Upgrading WHM Apache To Use suPHP and PHP 5

Filed under The Server Room | Posted by Gary

I can almost see you shaking and shuddering at the thought of doing this but it’s probably not as bad as you think. Armed with a little bit of information and a few commands, you should find the upgrade goes fairly smoothly. I’ve just upgraded 2 of my own dedicated servers and apart form a couple of minor glitches the whole process went fairly smoothly.

I’m going to assume that you have the latest WHM version installed (with EasyApache support), you know how to use SSH and that you have a fairly good idea of what you are doing.

First up, lets look at what you need to do to get Apache upgraded to use PHP5 and suPHP.

1. Login to WHM as root

2. Click on Software->Apache Update in the left hand column.

3. Click on “PHP Security”

5. Click on “Start Customizing Based On Profile” and enable th options you want compiled into PHP. I usually go to the “exhaustive options” step and set it up just the way I want it.

Once that’s all done you can start the build. It could take a little while (mine takes around 20 minutes) so go make a cup of coffee and wait for the update to complete.

After the re-build

This is where you would generally start to sweat a little, but fear not … there’s not all that much that can go wrong if you follow my instructions.

Your first problem is going to be that your upgraded Apache/PHP will throw a ‘500’ error if it finds any files or directories under public_html that are world writable. This is an easy fix. All you need to do is to change directory to public_html (e.g. cd /home/username/public_html) for each cpanel account and run the following commands:

find . -type d -perm 777 -print | xargs chmod 755
find . -type f -perm 777 -print | xargs chmod 644
find . -type f -perm 666 -print | xargs chmod 644

Those commands will change any world readable directories and files to 755 and 644.

The other main thing you need to be wary of is scripts that expect the PHP register_globals setting to be on. This is very very bad. You will be able to tell because your forms won’t be posting some or all of the field values and you may just find some script functions and links trhat simply don’t do anything any more. Fortunately there are fewer and fewer scripts around that have this requirement, but if you find that you do have a script that has this requirement, there are a couple of options.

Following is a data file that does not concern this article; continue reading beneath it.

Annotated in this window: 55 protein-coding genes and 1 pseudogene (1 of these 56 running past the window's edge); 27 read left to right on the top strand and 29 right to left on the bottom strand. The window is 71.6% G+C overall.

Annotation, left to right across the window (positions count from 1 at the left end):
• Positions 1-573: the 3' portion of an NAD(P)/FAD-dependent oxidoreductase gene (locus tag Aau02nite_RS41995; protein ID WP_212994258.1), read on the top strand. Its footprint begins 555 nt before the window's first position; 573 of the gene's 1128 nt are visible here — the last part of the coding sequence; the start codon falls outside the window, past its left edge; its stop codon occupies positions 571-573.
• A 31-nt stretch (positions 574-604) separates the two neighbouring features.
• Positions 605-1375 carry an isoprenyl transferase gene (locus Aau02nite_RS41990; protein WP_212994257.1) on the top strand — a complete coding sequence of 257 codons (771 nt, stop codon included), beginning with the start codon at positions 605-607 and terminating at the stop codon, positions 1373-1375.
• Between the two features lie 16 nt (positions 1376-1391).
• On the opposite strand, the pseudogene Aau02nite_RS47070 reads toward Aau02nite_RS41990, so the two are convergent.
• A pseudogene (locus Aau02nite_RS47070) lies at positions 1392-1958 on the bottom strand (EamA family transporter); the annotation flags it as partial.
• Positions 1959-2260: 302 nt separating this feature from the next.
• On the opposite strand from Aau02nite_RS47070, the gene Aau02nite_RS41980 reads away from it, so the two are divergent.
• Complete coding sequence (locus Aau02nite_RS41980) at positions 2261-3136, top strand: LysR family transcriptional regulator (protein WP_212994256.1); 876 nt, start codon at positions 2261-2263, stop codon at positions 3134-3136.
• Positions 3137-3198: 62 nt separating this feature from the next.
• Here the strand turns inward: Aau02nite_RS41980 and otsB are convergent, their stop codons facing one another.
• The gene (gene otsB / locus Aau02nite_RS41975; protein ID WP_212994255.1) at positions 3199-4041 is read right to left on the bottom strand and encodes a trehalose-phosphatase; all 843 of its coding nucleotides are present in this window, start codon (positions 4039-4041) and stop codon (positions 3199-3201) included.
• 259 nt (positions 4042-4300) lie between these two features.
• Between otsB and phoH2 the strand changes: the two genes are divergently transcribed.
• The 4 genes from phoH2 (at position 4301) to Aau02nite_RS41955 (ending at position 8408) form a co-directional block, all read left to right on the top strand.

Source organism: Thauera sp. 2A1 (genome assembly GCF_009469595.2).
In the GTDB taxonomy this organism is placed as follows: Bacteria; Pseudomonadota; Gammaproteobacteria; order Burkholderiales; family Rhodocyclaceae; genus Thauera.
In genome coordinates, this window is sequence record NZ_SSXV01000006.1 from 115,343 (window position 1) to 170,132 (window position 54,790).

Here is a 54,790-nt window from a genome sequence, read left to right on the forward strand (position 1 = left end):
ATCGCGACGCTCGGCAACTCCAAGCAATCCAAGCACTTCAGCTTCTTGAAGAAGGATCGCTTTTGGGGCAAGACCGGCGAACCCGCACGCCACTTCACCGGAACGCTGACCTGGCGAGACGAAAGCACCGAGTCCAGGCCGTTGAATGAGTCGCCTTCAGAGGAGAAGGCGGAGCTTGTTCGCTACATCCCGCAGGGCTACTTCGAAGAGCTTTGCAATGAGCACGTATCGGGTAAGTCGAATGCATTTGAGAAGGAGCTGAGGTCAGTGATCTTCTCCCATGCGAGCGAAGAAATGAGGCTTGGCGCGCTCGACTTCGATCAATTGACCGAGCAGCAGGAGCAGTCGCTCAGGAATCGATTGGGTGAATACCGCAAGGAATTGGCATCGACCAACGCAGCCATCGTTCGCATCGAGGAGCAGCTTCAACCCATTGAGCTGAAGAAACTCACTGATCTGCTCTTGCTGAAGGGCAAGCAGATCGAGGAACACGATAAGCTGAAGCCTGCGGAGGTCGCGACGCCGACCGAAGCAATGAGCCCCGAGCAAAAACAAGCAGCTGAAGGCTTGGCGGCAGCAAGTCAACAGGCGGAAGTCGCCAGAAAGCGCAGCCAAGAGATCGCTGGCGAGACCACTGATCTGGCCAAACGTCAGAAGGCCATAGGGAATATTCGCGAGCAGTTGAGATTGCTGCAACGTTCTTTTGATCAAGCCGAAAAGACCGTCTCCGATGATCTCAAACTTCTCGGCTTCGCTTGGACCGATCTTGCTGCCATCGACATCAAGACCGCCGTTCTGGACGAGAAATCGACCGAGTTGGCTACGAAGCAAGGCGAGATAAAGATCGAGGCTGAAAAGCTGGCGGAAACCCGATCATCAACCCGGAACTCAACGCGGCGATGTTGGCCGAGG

1. Add this command to the top of any files that aren’t working:


2. If you think there are too many files for step 1 you can edit your php.ini file and set the register_globals setting to ‘On’.

3. The recommended option – upgrade or replace the script. Register_globals opens some potential security exploits regardless of how you apply it, so if at all possible .. you should leave it set to ‘Off’.

I had one other error on the last server I updated. After setting the correct permissions I was getting a ‘404’ error. In the /etc/httpd/logs/error_log I could see the following error message several times:

(13)Permission denied: /home/*****/public_html/.htaccess pcfg_openfile
: unable to check htaccess file, ensure it is readable

The cause was right in front of me, but it took a while to work it out. At some point I must have accidentally changed the ownership of the public_html directory to username:username. The standard permissions are 750 which gives the owner write access and the group read access.

Now here’s the tricky part. Modules such as mod_rewrite that processes the .htaccess file are loaded in Apache and are global. So, instead of being executed as the account owner, they are executed as the default owner and group of Apache which is the ‘nobody’ user/group. Do you see the problem? Because only the owner and owner group have permissions, the user nobody does not even have read permissions to anything under public_html. When I looked at a few of the other accounts that were working okay, the ownership of the public_html directory was user and the group was nobody. So, as soon as I fixed the group , Apache was able to read the .htaccess file.

Those are the main issues you might see. Obviously you should also do your own search for things like ‘WHM suphp problem’ to find out if there are other things you need to be aware of, but for the majority of sites, the instructions I’ve given should go a long way toward a smooth upgrade.

After finishing this post, I found some excellent info at There’s a very complete guide to enabling suPHP which goes into settings and other options. I added an additional step the procedure I was using and that was to run the scripts:


..and another important step:

rm -f /temp/sess_*

This removes old session files that will more than likely be owned by ‘nobody’ and could cause problems for people who are using some of the sites on your server when you did the update.

What they do is tidy up some inconsistencies such as files with the wrong ownership. My most recent update, using the procedure mentioned above, involved a site that hosts around 150 CPanel accounts.

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